The lawyer for Ibrahim Sima, CEO of Exopa Modeling Agency arrested for alleged drug dealing, has expressed strong reservations and indignation at methods being used by the Narcotics Control Board (NACOB) to elicit information from his client.

Mr Kwame Akuffo told host of Joy FM’s Super Morning Show, Evans Mensah, on Wednesday that officials of NACOB on Tuesday forced Mr Sima to write his statement, instead of being interrogated, a modus operandi he described as improper.

He said even though he objected to the method, the acting Executive Secretary of the NACOB, Mr Yaw Akrasi-Sarpong, insisted on taking his client’s statement and upon persistent interruption to get things done right, he [Akuffo] was sacked from the offices of NACOB “because the language that I was using was not music to his ears”, thus “midway through my client’s statement he was denied the services of his counsel, a constitutionally guaranteed right”.

“You do not elicit evidence from this incriminating cross examination of a man who is in your custody to obtain information to use against him… a man is not entitled to incriminate himself,” he noted.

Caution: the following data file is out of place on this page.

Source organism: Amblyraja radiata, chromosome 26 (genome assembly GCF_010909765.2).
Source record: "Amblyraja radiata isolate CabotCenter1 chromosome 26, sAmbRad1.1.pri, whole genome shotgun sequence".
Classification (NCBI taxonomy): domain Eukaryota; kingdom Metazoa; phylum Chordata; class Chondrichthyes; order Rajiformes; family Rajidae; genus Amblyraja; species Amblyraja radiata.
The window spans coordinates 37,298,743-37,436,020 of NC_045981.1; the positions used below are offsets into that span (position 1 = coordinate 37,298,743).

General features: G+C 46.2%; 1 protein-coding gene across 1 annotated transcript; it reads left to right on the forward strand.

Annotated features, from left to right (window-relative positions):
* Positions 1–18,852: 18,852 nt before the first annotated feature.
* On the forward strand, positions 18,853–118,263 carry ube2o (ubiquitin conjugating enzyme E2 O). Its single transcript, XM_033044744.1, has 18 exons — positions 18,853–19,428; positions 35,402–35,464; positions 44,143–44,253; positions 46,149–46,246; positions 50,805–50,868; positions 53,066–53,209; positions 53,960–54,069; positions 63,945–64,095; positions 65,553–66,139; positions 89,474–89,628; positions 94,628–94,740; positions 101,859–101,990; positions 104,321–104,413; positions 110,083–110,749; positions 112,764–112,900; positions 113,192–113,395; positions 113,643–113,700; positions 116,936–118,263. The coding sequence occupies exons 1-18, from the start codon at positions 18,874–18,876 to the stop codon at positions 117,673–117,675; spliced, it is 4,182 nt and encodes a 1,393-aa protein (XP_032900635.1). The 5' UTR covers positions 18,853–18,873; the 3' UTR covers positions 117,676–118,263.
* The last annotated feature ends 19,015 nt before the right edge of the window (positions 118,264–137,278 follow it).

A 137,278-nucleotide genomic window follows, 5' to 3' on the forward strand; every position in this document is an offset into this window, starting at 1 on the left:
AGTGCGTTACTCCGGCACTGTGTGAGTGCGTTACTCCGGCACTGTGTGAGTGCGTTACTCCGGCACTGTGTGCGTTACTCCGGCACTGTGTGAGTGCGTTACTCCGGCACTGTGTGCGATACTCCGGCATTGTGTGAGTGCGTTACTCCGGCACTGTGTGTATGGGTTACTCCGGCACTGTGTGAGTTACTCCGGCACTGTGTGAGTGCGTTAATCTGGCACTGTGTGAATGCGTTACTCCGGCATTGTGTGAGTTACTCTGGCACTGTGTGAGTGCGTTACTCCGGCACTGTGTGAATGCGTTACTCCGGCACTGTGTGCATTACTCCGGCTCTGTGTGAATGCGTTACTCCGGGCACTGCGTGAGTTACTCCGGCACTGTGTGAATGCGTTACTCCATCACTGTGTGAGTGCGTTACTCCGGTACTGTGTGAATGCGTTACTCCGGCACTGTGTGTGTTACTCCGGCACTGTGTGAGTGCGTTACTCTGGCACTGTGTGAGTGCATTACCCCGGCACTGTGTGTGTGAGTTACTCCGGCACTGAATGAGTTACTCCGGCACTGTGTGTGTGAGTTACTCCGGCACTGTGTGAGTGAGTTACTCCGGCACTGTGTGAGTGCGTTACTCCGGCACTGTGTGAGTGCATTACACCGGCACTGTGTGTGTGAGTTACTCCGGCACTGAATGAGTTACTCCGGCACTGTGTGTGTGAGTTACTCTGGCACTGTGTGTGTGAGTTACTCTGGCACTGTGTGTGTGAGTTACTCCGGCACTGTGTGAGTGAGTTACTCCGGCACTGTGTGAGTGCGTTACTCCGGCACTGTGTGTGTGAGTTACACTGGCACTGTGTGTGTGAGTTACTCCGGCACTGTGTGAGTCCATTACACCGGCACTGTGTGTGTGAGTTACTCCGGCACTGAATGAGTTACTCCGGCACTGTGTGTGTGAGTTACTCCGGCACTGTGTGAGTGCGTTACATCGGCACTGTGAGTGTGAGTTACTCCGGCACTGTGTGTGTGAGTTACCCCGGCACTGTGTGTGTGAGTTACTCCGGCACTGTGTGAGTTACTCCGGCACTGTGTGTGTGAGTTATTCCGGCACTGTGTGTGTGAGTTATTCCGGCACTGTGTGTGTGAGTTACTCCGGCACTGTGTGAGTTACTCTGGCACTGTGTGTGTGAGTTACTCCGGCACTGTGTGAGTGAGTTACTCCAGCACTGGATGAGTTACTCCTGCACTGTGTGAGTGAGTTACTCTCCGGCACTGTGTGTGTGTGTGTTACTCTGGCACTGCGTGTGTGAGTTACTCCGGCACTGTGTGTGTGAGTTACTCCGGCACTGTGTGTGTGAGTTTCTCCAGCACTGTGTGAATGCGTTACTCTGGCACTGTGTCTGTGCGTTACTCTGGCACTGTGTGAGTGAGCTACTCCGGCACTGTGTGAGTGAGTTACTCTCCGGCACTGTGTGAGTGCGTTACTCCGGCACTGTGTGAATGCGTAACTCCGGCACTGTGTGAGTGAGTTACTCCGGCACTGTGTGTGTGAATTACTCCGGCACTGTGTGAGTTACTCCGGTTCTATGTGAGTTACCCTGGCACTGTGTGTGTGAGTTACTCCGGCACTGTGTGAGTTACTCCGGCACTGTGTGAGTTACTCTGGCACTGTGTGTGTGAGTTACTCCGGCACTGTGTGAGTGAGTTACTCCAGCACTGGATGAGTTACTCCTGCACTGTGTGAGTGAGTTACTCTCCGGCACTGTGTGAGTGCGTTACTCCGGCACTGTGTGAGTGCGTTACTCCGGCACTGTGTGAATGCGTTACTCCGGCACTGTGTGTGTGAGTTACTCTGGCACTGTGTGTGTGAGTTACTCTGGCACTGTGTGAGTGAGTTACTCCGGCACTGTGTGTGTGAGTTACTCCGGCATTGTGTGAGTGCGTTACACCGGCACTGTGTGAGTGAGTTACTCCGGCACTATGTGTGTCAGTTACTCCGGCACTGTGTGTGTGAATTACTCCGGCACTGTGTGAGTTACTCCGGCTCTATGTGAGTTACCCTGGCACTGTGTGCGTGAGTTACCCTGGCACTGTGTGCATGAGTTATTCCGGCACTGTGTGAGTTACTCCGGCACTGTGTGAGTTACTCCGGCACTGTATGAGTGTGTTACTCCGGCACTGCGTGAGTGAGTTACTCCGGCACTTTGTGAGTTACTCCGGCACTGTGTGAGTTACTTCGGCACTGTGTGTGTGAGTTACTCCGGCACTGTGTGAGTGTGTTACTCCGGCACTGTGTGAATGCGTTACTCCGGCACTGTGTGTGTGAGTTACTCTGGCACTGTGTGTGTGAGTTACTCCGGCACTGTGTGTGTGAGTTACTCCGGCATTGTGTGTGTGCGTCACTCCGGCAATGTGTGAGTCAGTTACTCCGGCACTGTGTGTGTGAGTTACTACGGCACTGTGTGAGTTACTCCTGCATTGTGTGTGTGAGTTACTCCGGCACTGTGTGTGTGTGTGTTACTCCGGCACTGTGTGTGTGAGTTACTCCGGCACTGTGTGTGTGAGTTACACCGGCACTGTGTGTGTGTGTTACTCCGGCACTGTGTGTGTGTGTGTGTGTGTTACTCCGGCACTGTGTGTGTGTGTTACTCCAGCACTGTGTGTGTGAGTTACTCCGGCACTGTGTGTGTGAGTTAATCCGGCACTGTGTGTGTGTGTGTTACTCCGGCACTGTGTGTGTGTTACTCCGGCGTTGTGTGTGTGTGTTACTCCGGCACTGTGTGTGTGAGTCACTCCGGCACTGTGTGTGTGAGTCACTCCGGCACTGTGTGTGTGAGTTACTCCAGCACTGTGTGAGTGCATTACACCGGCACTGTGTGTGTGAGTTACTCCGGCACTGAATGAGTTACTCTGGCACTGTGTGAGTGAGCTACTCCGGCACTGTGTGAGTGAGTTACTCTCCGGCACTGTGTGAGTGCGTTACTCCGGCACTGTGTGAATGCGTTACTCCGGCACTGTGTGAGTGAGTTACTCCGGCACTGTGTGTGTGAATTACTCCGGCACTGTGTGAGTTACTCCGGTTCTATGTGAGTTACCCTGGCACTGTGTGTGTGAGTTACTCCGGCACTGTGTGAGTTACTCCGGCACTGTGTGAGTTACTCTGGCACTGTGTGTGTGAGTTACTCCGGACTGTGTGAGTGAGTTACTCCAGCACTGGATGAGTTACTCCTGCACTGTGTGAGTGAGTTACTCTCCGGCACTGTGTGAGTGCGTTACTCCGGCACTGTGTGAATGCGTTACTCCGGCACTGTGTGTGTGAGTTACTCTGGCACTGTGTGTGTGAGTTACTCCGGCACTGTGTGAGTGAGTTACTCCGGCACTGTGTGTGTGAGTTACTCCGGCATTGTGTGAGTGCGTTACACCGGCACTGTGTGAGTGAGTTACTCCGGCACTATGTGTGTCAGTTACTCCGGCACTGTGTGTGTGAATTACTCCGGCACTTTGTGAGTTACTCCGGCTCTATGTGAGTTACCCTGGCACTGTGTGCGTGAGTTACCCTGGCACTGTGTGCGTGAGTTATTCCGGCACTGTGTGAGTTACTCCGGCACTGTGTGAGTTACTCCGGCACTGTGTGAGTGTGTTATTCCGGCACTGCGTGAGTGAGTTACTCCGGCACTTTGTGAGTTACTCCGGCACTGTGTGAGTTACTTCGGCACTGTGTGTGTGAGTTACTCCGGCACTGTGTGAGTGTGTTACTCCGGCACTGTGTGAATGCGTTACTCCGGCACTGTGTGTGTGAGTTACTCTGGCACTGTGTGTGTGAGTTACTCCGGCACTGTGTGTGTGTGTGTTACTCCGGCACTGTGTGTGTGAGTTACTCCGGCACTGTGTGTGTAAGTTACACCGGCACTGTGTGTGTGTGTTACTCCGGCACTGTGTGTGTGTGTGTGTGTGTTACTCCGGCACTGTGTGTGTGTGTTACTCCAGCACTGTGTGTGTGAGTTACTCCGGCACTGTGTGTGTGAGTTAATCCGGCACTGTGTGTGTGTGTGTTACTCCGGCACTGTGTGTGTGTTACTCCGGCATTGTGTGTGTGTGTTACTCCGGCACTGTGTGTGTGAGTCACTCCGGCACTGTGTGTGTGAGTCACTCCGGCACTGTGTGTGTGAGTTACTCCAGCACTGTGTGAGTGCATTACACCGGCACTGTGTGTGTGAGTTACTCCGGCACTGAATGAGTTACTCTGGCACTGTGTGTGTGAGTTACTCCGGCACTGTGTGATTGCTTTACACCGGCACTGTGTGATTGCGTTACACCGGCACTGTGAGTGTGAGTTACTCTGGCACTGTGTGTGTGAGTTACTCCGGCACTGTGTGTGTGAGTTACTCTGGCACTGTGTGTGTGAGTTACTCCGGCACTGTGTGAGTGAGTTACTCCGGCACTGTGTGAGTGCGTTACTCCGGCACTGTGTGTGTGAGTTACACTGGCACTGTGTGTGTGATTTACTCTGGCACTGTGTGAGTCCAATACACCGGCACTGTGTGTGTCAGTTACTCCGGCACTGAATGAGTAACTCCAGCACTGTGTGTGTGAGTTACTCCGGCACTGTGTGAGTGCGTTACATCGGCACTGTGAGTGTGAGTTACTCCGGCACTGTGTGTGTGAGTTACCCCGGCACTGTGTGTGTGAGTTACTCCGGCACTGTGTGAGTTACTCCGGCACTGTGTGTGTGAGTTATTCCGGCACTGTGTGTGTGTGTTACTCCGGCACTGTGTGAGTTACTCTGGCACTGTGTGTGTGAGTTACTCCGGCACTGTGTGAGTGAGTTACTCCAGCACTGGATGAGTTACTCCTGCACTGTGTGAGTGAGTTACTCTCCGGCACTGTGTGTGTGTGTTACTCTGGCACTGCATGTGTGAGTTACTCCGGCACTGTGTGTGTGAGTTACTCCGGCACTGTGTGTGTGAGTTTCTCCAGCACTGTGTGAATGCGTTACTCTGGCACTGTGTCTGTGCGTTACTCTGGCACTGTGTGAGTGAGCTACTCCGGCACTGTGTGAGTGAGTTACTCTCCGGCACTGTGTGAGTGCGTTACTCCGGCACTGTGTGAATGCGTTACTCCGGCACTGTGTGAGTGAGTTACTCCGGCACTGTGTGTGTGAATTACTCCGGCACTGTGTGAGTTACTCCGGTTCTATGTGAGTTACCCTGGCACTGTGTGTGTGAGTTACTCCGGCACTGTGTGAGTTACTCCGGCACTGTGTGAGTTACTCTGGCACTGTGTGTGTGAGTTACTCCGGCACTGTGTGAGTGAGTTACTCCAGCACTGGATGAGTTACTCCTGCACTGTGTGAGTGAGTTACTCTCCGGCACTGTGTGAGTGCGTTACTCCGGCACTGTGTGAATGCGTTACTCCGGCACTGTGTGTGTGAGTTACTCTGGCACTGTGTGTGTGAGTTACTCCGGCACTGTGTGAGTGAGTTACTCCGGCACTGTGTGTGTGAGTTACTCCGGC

Mr Akuffo explained that by interrogation, his client could choose to answer certain questions or not, but asking him to write his statement implies he is giving his side of the case, which he said could be used to implicate him.

Ibrahim Sima was arrested Sunday at the Kotoka International Airport for allegedly attempting to smuggle substances suspected to be cocaine to Germany.

The substances were alleged to have been concealed in four tubers of yam which were part of the luggage of the Ghanaian fashion icon, who shot to fame about a year ago as the brain behind the exquisite modelling show in Ghana.

But Ibrahim Sima has “denied all the allegations” leveled against him, his lawyer maintained. He would not divulge further information on the basis of “attorney/client privilege”.

Mr Akuffo said he has been advising Mr Sima on “his constitutional rights in order not to incriminate himself” and insists his client is “innocent” and would be cleared at the end.

He could not tell when his client would be arraigned before court but hoped it would be soon.

Story by Isaac Essel